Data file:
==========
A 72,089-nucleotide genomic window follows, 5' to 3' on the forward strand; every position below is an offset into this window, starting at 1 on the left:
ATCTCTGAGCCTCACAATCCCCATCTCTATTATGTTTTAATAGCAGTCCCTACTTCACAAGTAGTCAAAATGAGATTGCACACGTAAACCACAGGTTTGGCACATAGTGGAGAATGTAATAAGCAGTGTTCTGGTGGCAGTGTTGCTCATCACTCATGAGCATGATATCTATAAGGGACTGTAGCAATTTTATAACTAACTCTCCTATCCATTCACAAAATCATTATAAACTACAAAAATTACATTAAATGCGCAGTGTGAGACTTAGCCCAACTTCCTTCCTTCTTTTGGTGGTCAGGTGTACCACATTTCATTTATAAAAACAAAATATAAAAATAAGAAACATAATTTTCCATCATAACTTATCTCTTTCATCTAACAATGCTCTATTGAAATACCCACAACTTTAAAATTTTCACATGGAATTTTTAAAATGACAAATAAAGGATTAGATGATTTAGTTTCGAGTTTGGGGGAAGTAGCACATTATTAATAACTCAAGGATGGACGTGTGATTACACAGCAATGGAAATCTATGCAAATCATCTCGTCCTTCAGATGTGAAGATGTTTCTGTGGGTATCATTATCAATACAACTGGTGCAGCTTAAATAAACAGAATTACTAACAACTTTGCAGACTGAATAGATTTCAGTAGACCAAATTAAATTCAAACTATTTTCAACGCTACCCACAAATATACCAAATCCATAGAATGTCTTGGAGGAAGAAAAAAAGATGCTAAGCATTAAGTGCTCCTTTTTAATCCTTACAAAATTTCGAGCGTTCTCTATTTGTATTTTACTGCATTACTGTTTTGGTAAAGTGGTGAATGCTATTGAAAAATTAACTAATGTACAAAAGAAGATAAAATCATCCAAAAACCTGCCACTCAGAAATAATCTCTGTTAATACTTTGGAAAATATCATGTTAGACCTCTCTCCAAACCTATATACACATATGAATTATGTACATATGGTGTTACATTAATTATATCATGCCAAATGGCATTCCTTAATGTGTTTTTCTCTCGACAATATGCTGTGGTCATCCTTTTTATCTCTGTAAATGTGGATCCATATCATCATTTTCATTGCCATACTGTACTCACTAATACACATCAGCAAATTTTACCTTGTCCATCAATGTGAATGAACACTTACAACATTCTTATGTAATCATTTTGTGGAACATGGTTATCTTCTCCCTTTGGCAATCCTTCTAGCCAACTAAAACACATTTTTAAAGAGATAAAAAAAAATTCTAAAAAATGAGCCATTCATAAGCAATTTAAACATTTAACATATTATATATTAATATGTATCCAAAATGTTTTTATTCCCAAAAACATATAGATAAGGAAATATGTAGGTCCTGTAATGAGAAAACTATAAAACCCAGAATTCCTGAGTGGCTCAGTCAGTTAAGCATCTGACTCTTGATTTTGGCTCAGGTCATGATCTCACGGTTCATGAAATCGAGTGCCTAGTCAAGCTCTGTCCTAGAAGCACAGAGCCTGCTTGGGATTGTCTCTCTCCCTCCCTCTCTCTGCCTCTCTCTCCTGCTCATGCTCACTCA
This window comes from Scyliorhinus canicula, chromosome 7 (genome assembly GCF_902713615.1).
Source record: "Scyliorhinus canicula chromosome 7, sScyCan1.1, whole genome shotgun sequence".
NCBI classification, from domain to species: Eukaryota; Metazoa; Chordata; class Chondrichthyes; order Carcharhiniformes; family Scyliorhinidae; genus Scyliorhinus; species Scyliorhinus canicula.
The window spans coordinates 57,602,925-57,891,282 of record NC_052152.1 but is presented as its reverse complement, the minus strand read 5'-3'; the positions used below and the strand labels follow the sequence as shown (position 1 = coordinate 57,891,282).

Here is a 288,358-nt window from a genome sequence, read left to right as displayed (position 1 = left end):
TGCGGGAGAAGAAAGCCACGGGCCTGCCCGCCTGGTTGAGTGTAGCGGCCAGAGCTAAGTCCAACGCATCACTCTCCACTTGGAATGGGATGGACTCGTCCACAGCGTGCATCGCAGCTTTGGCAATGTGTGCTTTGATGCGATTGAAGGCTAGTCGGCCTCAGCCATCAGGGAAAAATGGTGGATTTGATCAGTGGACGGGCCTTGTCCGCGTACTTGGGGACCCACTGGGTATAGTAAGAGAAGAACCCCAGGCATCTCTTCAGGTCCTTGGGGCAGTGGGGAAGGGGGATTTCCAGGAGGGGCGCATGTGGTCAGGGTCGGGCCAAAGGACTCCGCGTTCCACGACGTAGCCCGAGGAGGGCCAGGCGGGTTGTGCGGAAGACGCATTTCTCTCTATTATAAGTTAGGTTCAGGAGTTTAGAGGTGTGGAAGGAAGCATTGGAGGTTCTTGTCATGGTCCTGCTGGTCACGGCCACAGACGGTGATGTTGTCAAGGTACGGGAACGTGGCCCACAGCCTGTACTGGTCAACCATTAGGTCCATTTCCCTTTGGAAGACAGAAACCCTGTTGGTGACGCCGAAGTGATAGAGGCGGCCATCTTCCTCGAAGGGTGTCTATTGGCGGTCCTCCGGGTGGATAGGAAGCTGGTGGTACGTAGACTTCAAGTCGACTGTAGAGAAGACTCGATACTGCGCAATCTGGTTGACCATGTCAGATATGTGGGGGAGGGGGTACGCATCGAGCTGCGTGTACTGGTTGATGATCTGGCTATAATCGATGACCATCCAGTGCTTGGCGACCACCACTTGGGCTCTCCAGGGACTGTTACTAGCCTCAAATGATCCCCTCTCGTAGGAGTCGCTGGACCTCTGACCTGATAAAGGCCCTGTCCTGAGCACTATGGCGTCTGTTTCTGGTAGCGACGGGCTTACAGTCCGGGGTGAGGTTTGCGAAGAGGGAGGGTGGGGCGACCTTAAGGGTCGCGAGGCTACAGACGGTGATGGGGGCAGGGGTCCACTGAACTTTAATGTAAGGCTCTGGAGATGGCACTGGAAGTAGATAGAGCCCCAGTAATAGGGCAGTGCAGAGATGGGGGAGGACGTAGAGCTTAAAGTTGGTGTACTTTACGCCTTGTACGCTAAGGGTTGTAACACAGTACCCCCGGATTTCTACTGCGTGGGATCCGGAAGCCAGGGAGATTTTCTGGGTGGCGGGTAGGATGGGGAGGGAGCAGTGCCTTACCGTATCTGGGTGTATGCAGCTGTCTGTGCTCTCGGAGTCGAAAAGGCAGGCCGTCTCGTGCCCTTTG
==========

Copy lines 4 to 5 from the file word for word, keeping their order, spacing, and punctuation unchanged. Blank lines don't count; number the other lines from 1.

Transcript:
Source record: "Scyliorhinus canicula chromosome 7, sScyCan1.1, whole genome shotgun sequence".
NCBI classification, from domain to species: Eukaryota; Metazoa; Chordata; class Chondrichthyes; order Carcharhiniformes; family Scyliorhinidae; genus Scyliorhinus; species Scyliorhinus canicula.